Tuesday, March 4, 2008


I'm no longer the new guy at Howell. Tom arrived today and moved into the Intern House.

He seems like a good dude, and in just a few conversations it's easy to glean he's passionate about farming. He left a job in computer programming a few years ago to start learning about farming, and his goal now is to own his own land and farm it.


I got my first taste of plowing today. It was good. The soil I helped turn will be the future home of oats.

Our plowing operation included:

- The animals. We used two different teams of horses, including one team that had never been used at Howell to plow before. They worked so well that Rob and Jeremy started making allusions to plowing heaven.

- The plow. A heavy blade with handles that gets steered through the earth as the horses pull it.

- The guy steering the horses. Holds the lines on the horses, helping to keep everyone going in a straight line across the field at a happy pace.

- The guy steering the plow. (This can be the same guy who steers the horses, but today the jobs were separate). Walks behind the horses as they pull, trying to keep the plow blade straight.

Based on what Jeremy said (I'm not sure if I identified him previously, but Jeremy is the horse guy around here), the stars were aligned this morning for prime plowing. The baseline requirements to go out and plow are that the ground can't be frozen, nor can it be too muddy for the animals to get traction. In addition, the weather was cool for the horses today, the ground was especially soft, and the plow blade and all the straps on the horses turned out to be ideally adjusted on the first try.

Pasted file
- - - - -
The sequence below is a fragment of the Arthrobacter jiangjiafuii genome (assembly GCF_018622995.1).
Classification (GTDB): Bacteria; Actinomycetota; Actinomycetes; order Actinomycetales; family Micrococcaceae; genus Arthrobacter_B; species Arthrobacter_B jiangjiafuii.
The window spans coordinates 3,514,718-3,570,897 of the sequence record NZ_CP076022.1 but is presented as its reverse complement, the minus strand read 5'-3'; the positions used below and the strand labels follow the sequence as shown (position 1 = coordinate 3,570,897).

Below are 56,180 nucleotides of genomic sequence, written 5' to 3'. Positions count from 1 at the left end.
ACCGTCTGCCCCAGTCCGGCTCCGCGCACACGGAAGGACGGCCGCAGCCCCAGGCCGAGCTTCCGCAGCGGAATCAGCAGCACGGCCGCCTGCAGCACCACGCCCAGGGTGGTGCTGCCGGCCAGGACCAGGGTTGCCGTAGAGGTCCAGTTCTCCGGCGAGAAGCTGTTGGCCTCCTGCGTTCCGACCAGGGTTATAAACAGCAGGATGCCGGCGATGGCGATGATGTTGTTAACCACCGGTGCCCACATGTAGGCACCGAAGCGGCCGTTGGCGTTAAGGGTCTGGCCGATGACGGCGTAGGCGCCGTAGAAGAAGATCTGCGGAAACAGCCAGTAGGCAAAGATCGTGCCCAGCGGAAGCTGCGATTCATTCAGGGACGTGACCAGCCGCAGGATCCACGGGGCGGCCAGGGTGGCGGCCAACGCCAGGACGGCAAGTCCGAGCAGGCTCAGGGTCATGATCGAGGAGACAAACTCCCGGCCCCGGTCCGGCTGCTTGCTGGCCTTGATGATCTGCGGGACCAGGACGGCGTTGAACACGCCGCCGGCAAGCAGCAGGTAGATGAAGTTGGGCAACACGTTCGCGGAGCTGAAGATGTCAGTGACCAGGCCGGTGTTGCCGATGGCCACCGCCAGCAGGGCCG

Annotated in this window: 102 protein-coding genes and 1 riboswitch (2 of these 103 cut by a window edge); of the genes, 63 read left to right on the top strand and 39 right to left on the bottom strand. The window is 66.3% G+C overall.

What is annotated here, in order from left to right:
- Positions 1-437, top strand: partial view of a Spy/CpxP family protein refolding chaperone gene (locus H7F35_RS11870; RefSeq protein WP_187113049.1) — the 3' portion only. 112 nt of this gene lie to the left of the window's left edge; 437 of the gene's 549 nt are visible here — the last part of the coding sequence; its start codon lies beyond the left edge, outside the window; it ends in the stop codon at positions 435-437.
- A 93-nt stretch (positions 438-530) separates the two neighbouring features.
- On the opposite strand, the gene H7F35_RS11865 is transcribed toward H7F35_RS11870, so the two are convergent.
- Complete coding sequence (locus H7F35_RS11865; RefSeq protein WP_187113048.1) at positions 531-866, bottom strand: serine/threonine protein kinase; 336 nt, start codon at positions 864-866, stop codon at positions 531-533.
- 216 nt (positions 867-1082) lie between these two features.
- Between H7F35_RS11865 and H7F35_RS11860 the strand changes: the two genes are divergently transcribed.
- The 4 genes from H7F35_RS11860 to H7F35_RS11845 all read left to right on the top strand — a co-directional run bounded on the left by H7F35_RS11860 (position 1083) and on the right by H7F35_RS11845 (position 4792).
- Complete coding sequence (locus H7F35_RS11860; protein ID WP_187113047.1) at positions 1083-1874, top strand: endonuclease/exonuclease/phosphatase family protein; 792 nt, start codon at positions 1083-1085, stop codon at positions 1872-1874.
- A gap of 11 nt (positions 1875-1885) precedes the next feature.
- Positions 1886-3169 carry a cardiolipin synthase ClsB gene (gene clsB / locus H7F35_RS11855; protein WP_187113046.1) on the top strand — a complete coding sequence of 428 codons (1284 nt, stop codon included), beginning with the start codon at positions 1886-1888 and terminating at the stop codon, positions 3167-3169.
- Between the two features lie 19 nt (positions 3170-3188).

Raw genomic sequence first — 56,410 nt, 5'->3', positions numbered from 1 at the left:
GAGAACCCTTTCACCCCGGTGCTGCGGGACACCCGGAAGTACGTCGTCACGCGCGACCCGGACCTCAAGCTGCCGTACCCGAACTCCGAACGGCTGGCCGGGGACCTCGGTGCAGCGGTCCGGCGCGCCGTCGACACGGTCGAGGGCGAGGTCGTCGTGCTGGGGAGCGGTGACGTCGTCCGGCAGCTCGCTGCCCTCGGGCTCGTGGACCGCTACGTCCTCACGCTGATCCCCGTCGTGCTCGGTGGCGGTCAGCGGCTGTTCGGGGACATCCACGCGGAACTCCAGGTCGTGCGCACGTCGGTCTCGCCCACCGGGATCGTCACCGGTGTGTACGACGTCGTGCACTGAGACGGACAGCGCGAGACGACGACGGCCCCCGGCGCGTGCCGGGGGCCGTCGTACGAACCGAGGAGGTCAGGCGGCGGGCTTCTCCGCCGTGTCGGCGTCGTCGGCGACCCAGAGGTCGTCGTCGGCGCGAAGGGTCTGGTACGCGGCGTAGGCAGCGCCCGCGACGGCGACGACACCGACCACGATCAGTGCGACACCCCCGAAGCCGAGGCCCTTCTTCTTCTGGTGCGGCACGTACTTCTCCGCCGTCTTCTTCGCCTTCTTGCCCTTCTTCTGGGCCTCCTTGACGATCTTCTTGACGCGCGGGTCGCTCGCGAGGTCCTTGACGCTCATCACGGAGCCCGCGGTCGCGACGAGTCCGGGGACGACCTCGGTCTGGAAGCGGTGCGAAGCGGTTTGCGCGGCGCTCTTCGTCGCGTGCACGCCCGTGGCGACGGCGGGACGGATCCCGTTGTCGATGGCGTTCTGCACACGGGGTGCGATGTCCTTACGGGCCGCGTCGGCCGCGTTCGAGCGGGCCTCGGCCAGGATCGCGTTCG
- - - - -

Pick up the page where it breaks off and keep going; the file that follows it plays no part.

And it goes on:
So there I was, out in the field on my first beautiful day at Howell. Yes, my new boots where chaffing a bit, but my resolve was strong. I took the plow handles in my hands and the horses started to pull. It's not so easy to steer, I discovered. I was told it's like sailing, but I've never sailed before. I weaved like a drunken driver. If the blade starts to swing too far left, lean left to adjust. Too far right, lean right. The concept is simple, but the trick is in not over-adjusting in the heat of the moment. I'd say I did respectable enough for a maiden voyage, but don't drive by Howell today and hope to see any straight furrow lines out in the field.

I was surprised to find my heart pumping after a few laps up and down the field. The horses do all the heavy lifting, but just walking behind them and keeping the heavy plow upright is hard work. The horses will get stronger as the season goes on, and I'm counting on the same for myself.